Victorious Days, Glorious Tomorrows
2016, you were good to us. The Chicago Cubs weren’t the only ones to hit it out of the park this year. The Lord answered prayers, blessed us beyond expectations, opened doors that were shut, and He’s still working. Now it’s up to us to keep this good thing going.
B. Robert Wadleigh and I are tag-teaming to wrap up the last post of 2016, so step off the treadmill and put down the new resolutions. And that piece of leftover holiday candy 😉
The end of last year gave us opportunities to expand our service and love beyond our family at The Church at Onslow. Thanksgiving and Open House are traditions we look forward to sharing, and Elder gave both events this year two thumbs up! Warm remembrances of meeting new friends in the community and fellowshipping with families were the greatest gifts.
We ended last year on a high note with everyone’s favorite: Elder and Sister Jean’s Open House. They host it every year for our congregations and visitors. Sister Jean attends to each detail making sure the scene is set, no one leaves hungry, and every person gets to select a special gift. Elder makes sure it all comes together and that no one leaves without some fun. Can you say candy canes and silly string!?
Ahhhh, The Memories
B. Bobby’s taking us on a stroll down memory lane looking back at special times since the first Open House. At 45 years old (hey, he’s the who one tells it), he describes his first visits to Open House with the kind of anticipation only seen through the eyes of a child.
After his story, enjoy more Open House photos including Sister Jean making her famous secret-recipe chicken salad with her culinary assistants. Plus a surprise that has to do with some teachers at Mike’s Farm. Scratch that whole surprise part.
-S. Lisa LaFleur Meinhardt
Those who have spent any time here on the Bridge may know that we have some customs that have endured and have helped us to become a family. You may recall our coverage of the 2016 Onslow Christian Academy graduation and OCA’s production of “Pilgrim”.
Today we are going to give you a peek at another of our customs. Let’s talk about Elder LaFleur and Sister Jean’s Open House.
You may have noticed that I called it Elder and Sister Jean’s Open House. That’s because this custom originated with their desire to welcome the saints into their home and share the season with God’s people in a very special way.
For me, Open House has always been special.
Back in the early 1980’s (yes, I am that old), I lived within walking distance of Elder LaFleur’s house. I remember being glad that I lived close by for a couple of reasons. I didn’t have to wait for Mom and Dad to take me; I could walk there, and since we walked we didn’t have to worry about parking. Of course I didn’t drive, so I’m not sure why that mattered to me. Hmmm.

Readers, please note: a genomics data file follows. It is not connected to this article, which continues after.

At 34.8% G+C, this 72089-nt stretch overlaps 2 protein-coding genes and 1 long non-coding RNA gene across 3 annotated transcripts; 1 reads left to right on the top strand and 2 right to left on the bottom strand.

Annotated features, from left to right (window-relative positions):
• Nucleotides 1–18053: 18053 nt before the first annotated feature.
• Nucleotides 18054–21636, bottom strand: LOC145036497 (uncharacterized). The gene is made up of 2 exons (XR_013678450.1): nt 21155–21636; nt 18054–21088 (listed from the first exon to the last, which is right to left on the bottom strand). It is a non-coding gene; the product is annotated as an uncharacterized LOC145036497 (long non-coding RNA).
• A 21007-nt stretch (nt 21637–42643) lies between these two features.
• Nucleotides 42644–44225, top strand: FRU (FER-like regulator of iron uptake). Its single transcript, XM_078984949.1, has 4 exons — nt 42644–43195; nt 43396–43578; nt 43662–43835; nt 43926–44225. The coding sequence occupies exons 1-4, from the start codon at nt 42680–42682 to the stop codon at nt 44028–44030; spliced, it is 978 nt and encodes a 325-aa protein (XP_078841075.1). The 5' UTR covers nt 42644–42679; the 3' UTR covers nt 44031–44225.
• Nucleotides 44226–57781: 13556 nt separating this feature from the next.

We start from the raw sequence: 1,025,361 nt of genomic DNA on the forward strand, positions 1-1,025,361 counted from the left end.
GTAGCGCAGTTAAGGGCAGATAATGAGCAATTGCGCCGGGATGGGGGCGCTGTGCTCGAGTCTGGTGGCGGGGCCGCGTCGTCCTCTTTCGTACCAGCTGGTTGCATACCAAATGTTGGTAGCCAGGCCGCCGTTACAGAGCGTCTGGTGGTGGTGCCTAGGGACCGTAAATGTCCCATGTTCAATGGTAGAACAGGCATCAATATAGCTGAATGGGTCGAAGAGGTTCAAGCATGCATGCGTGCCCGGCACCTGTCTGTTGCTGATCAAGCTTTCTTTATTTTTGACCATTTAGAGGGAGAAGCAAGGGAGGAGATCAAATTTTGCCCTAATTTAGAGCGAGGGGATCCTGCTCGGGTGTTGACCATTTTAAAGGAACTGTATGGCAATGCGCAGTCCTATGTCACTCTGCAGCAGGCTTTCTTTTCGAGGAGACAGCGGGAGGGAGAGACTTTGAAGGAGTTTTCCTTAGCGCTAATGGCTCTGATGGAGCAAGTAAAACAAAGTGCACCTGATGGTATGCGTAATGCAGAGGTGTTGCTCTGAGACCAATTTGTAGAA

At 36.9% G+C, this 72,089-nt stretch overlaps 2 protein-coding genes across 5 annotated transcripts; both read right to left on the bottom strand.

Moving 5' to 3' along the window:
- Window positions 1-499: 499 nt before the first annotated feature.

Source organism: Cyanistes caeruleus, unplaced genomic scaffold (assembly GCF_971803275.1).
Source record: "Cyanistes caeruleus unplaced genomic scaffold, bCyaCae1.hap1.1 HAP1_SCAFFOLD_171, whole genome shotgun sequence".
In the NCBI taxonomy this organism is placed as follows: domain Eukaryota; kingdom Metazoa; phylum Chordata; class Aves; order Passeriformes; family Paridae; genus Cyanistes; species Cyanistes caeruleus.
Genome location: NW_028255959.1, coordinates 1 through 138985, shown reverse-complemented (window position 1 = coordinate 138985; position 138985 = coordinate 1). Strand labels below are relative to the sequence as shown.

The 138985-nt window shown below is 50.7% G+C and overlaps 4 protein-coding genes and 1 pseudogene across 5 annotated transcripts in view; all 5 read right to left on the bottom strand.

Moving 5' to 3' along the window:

Back then, open house was set up to be float-in-float-out gathering in which we ate, talked, and laughed, but, from my recollection, most of us came and stayed. We would come, eat, and eat some more. There would be, what seemed to me as a child, hundreds of people there. You could barely move, but we all stayed because we knew it was almost that time.
What time, you ask?
Well, as far as I know, it really wasn’t a particular time on the clock; it was whenever Elder LaFleur and Sister Jean opened their presents. They opened them in front of their fireplace and made each person feel special for whatever they gave, but that wasn’t really important to me (remember, I was a kid). What was important to me was the way the Elder acted for us. The children would gather around him, he would show off his presents, and he would throw the bows and wrapping paper at us. We would clamor to collect them and we were always happy to have a pile of bows on the floor in front of us at the end of the night.
It was just a festive time. As I share this with you it may not seem like much, but if you were there, if you were on the floor in front of him, you understand what I am talking about.
As time went on Open House became more than Elder LaFleur’s home could hold and the customary passage of the season moved to the church. Efforts were made to continue to the homey feel of the event and it remained as it was, but we had more room to enjoy each other and we didn’t have to leave.
Today, the annual event continues. There is still more food than we can eat. The Elder, now armed with “Silly String”, still entertains the kids.
When “the time” comes, the children still gather around and wait. Once the Elder starts, the room becomes quite loud.
Even at forty-five years old, that is always the highlight of the night.
As I reflect on this custom, I see the wisdom of this tradition, both when it began and now. It allows the Elder and Sister Jean to share their blessings with us. It allows us to show them our appreciation for their hard work over the years. It gives us an opportunity to share in each others lives. It has helped us to become more of a family.
Open house has also helped me see the care Elder LaFleur and Sister Jean have for God’s people and these efforts have helped me understand how to treat my brothers and sisters.
While these lessons could be taught in a church service, seeing God’s love in the interaction of a people has had a profound effect on my life.
-B. Robert Wadleigh
Children Gathering ‘Round for the Last Hurrah of the Evening!
Before It Begins
Sister Jean’s Famous Chicken Salad
Preparation and Waiting
Food and Fellowship
Sister Jean with Some of our Teachers at Mike’s Farm Christmas Outing
We love you all very much ❤